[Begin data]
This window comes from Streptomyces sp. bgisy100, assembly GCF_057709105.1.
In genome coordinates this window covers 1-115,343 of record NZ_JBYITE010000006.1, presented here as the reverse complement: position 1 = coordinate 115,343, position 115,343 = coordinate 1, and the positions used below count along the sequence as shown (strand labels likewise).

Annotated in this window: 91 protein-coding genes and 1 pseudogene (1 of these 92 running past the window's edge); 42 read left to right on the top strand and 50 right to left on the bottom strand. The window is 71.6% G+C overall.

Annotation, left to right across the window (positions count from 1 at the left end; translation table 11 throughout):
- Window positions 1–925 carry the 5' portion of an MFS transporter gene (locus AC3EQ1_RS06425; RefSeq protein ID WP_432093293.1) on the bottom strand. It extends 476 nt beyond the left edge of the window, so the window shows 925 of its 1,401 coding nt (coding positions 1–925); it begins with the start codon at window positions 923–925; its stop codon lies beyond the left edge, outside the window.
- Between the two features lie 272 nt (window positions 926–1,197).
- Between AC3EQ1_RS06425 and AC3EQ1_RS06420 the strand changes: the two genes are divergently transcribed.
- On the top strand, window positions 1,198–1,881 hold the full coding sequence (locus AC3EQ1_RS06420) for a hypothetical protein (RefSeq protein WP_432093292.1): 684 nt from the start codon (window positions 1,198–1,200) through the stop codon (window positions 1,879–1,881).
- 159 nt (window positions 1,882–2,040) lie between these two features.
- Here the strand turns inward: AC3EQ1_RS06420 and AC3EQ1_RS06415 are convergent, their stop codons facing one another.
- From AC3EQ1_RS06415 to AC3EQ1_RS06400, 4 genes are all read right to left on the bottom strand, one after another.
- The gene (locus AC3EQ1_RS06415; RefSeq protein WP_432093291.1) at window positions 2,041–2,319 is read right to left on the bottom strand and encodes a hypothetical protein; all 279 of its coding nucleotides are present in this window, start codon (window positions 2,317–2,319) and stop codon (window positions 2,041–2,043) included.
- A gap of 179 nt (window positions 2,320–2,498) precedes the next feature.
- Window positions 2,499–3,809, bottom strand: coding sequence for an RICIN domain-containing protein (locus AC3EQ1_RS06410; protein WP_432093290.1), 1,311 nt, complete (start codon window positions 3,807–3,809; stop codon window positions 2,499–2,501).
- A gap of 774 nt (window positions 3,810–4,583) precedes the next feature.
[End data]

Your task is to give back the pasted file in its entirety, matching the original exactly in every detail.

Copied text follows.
This window comes from Streptomyces sp. bgisy100, assembly GCF_057709105.1.
In genome coordinates this window covers 1-115,343 of record NZ_JBYITE010000006.1, presented here as the reverse complement: position 1 = coordinate 115,343, position 115,343 = coordinate 1, and the positions used below count along the sequence as shown (strand labels likewise).

Annotated in this window: 91 protein-coding genes and 1 pseudogene (1 of these 92 running past the window's edge); 42 read left to right on the top strand and 50 right to left on the bottom strand. The window is 71.6% G+C overall.

Annotation, left to right across the window (positions count from 1 at the left end; translation table 11 throughout):
- Window positions 1–925 carry the 5' portion of an MFS transporter gene (locus AC3EQ1_RS06425; RefSeq protein ID WP_432093293.1) on the bottom strand. It extends 476 nt beyond the left edge of the window, so the window shows 925 of its 1,401 coding nt (coding positions 1–925); it begins with the start codon at window positions 923–925; its stop codon lies beyond the left edge, outside the window.
- Between the two features lie 272 nt (window positions 926–1,197).
- Between AC3EQ1_RS06425 and AC3EQ1_RS06420 the strand changes: the two genes are divergently transcribed.
- On the top strand, window positions 1,198–1,881 hold the full coding sequence (locus AC3EQ1_RS06420) for a hypothetical protein (RefSeq protein WP_432093292.1): 684 nt from the start codon (window positions 1,198–1,200) through the stop codon (window positions 1,879–1,881).
- 159 nt (window positions 1,882–2,040) lie between these two features.
- Here the strand turns inward: AC3EQ1_RS06420 and AC3EQ1_RS06415 are convergent, their stop codons facing one another.
- From AC3EQ1_RS06415 to AC3EQ1_RS06400, 4 genes are all read right to left on the bottom strand, one after another.
- The gene (locus AC3EQ1_RS06415; RefSeq protein WP_432093291.1) at window positions 2,041–2,319 is read right to left on the bottom strand and encodes a hypothetical protein; all 279 of its coding nucleotides are present in this window, start codon (window positions 2,317–2,319) and stop codon (window positions 2,041–2,043) included.
- A gap of 179 nt (window positions 2,320–2,498) precedes the next feature.
- Window positions 2,499–3,809, bottom strand: coding sequence for an RICIN domain-containing protein (locus AC3EQ1_RS06410; protein WP_432093290.1), 1,311 nt, complete (start codon window positions 3,807–3,809; stop codon window positions 2,499–2,501).
- A gap of 774 nt (window positions 3,810–4,583) precedes the next feature.